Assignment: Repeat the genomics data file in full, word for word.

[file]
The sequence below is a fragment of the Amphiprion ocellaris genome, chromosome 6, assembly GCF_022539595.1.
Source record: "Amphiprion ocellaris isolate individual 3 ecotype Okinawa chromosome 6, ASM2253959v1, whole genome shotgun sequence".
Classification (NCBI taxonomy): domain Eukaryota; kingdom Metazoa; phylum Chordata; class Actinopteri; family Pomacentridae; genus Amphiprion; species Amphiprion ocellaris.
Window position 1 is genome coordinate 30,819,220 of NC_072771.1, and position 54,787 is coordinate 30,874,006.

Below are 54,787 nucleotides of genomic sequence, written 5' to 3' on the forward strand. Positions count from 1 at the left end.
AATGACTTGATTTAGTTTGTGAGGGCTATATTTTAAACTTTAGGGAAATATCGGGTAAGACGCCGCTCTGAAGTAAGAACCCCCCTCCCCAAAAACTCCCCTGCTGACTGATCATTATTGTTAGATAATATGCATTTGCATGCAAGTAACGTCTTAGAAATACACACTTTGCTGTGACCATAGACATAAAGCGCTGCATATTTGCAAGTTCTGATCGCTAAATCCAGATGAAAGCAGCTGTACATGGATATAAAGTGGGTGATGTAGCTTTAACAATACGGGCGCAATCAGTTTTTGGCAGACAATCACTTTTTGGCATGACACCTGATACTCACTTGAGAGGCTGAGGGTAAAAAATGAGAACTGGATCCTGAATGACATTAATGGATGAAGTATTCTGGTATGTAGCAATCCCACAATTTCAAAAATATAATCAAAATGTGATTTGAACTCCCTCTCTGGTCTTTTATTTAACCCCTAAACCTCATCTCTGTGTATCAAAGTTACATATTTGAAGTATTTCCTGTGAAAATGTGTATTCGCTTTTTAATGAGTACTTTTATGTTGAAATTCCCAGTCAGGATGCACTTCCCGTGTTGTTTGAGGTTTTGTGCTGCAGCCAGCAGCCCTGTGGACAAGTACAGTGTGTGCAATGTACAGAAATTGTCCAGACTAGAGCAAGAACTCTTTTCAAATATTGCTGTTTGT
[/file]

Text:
The sequence below is a fragment of the Amphiprion ocellaris genome, chromosome 6, assembly GCF_022539595.1.
Source record: "Amphiprion ocellaris isolate individual 3 ecotype Okinawa chromosome 6, ASM2253959v1, whole genome shotgun sequence".
Classification (NCBI taxonomy): domain Eukaryota; kingdom Metazoa; phylum Chordata; class Actinopteri; family Pomacentridae; genus Amphiprion; species Amphiprion ocellaris.
Window position 1 is genome coordinate 30,819,220 of NC_072771.1, and position 54,787 is coordinate 30,874,006.

Below are 54,787 nucleotides of genomic sequence, written 5' to 3' on the forward strand. Positions count from 1 at the left end.
AATGACTTGATTTAGTTTGTGAGGGCTATATTTTAAACTTTAGGGAAATATCGGGTAAGACGCCGCTCTGAAGTAAGAACCCCCCTCCCCAAAAACTCCCCTGCTGACTGATCATTATTGTTAGATAATATGCATTTGCATGCAAGTAACGTCTTAGAAATACACACTTTGCTGTGACCATAGACATAAAGCGCTGCATATTTGCAAGTTCTGATCGCTAAATCCAGATGAAAGCAGCTGTACATGGATATAAAGTGGGTGATGTAGCTTTAACAATACGGGCGCAATCAGTTTTTGGCAGACAATCACTTTTTGGCATGACACCTGATACTCACTTGAGAGGCTGAGGGTAAAAAATGAGAACTGGATCCTGAATGACATTAATGGATGAAGTATTCTGGTATGTAGCAATCCCACAATTTCAAAAATATAATCAAAATGTGATTTGAACTCCCTCTCTGGTCTTTTATTTAACCCCTAAACCTCATCTCTGTGTATCAAAGTTACATATTTGAAGTATTTCCTGTGAAAATGTGTATTCGCTTTTTAATGAGTACTTTTATGTTGAAATTCCCAGTCAGGATGCACTTCCCGTGTTGTTTGAGGTTTTGTGCTGCAGCCAGCAGCCCTGTGGACAAGTACAGTGTGTGCAATGTACAGAAATTGTCCAGACTAGAGCAAGAACTCTTTTCAAATATTGCTGTTTGT